Chapter 10 Ayers Guide

Chapter 10 Ayers Guide - -Jacksons veto of the Bank of the...

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Ayers Chapter 10 Guide: The Age of Jackson – The First “Bull Moose” Masons Anti-Masons Old Hickory Jackson (Pres. 1828, 1832) “Spoils System” “Eaton Affair” “Kitchen Cabinet” Robert Hayne Daniel Webster John Calhoun Nat Turner Revivalism Evangelical Charles G. Finney William Lloyd Garrison The Liberator American Anti-Slavery Society (1833) Joseph Smith / Mormanism Specie Force Bill National Trades Union (1834) Indian Removal Act of 1830 Choctaws Treaty of New Echota (1836) Trail of Tears Cherokee Osceola Black Hawk Seminoles Stephen Austin Alamo Sam Houston Martin Van Buren “Two Supreme Court Decisions in favor of the Cherokees, in 1830 and 1832, proved to be without effect, since they depended on the federal government to implement them and Jackson had no intention of doing anything of the sort.” (Ayers, 349) Key Issues : Rise of the Democratic Republican Party (i.e. the Democrats) -Detailed understanding of the policies and character of Jackson -Jackson as an “outsider”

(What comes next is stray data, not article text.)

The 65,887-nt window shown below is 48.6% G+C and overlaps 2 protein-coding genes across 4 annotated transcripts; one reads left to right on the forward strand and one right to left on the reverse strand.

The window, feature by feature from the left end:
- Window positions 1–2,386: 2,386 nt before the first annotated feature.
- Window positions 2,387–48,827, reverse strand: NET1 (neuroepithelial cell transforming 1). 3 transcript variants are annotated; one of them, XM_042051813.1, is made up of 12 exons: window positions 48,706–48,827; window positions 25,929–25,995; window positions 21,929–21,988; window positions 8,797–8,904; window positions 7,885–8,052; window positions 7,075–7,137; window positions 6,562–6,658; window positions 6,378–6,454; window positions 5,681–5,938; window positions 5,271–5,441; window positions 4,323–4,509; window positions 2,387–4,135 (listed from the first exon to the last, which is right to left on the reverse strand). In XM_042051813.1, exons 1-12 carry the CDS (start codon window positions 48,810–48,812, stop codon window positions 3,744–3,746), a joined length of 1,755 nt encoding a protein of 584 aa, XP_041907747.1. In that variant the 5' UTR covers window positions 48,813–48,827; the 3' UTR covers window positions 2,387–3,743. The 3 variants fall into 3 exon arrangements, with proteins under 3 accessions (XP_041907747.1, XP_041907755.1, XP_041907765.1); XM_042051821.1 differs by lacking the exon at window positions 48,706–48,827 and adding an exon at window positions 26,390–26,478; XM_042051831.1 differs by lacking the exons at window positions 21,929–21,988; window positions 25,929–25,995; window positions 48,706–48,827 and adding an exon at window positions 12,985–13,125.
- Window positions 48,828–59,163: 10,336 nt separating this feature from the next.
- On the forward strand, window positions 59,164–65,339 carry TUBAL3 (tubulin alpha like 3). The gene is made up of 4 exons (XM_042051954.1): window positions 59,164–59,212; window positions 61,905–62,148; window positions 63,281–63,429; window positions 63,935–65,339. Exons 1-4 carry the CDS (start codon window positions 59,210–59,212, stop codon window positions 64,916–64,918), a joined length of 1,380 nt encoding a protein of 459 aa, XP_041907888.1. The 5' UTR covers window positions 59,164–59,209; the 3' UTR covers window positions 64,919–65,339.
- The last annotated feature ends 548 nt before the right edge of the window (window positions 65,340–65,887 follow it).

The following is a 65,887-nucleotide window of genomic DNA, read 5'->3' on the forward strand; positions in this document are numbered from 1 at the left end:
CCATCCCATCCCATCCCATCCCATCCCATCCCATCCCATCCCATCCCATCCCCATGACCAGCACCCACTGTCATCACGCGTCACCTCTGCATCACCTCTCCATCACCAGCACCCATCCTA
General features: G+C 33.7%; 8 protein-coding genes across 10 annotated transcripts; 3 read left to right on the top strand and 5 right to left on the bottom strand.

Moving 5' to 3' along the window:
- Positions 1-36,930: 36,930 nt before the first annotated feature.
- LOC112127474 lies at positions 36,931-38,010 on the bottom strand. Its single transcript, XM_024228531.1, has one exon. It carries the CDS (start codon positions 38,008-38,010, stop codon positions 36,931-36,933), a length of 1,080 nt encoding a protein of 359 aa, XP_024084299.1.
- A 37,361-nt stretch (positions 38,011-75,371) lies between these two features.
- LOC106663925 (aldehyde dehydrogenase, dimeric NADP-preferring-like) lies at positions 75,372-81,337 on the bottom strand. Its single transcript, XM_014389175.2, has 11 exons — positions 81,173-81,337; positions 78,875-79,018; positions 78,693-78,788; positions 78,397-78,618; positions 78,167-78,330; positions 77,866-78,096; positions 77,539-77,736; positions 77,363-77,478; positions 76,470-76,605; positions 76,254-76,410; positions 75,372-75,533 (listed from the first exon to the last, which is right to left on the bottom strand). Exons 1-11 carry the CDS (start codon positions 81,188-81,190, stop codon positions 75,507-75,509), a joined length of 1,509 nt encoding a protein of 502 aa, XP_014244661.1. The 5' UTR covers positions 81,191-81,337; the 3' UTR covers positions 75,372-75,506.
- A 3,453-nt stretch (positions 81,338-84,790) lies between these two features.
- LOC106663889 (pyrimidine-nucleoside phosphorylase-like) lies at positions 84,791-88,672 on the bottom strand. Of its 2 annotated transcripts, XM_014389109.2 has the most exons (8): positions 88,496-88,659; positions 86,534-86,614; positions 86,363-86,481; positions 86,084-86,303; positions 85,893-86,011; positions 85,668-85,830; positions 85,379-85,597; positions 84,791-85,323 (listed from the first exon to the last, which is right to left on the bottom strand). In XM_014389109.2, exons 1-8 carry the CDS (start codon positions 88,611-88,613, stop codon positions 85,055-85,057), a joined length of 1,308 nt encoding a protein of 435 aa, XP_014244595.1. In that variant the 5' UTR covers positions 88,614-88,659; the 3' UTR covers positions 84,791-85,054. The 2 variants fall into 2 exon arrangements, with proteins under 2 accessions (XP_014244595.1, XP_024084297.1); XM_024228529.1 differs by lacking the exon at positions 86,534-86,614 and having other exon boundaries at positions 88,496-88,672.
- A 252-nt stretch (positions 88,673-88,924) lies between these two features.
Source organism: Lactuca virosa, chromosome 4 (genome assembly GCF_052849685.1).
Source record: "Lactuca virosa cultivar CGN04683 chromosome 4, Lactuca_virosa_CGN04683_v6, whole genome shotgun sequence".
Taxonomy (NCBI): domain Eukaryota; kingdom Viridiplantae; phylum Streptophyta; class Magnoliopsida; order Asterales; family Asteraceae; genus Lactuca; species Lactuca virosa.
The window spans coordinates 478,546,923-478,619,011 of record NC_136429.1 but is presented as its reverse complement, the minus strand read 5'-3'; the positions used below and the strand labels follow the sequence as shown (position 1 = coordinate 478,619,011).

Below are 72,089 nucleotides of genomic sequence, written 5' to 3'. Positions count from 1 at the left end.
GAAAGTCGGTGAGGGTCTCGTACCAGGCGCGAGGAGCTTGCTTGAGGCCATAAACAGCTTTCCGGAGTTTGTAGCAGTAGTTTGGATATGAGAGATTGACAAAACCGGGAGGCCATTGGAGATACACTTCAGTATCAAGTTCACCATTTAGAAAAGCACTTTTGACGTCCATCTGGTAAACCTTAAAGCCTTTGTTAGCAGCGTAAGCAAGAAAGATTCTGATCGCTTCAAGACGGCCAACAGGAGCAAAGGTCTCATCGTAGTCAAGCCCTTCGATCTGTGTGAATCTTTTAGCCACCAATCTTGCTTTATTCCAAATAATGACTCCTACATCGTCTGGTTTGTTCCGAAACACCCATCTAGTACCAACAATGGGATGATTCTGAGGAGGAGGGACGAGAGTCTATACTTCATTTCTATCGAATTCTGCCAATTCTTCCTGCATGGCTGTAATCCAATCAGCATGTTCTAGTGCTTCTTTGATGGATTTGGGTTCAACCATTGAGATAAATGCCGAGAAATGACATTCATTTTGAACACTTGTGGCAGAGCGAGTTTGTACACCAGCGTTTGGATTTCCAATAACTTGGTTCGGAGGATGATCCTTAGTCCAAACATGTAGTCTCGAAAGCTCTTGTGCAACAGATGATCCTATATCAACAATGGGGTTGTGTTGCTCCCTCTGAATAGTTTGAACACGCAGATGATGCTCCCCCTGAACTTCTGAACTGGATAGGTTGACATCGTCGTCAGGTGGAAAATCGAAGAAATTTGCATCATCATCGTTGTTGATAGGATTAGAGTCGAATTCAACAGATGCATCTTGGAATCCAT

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Unformatted text preview: -Jacksons veto of the Bank of the U.S. Recharter-Jackson on Nullification-Jackson on Native Americans-Jackson on Federal and Executive expansion of power-The emergence of Van Buren at the expense of Calhoun Presidential Veto and the Division of Powers (?) Detailed understanding of the Issue of Nullification-Must understand this as an issue relating to the power of the federal gov.-Role of South Carolina and Calhoun (i.e. secession)-Role of Federal Tariffs (1828 and 1832)-Robert Hayne vs. Daniel Webster Debate Rise of the Third Parties-Anti-Mason Party (First National Political Convention = 1831)-Whig Party Indian Migrations-Choctaw first to move-Trail of Tears and the Cherokee-Seminole Wars Key Statistics : 1. Only about 1400 African Americans went to Liberia in the 1820s. 2. Two Hundred antislavery societies emerged in the early 1830s. 3. The 200 antislavery societies in 1835 grew to over 500 by 1836....
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This note was uploaded on 06/01/2008 for the course HIST 21 taught by Professor Spear during the Fall '07 term at Furman.

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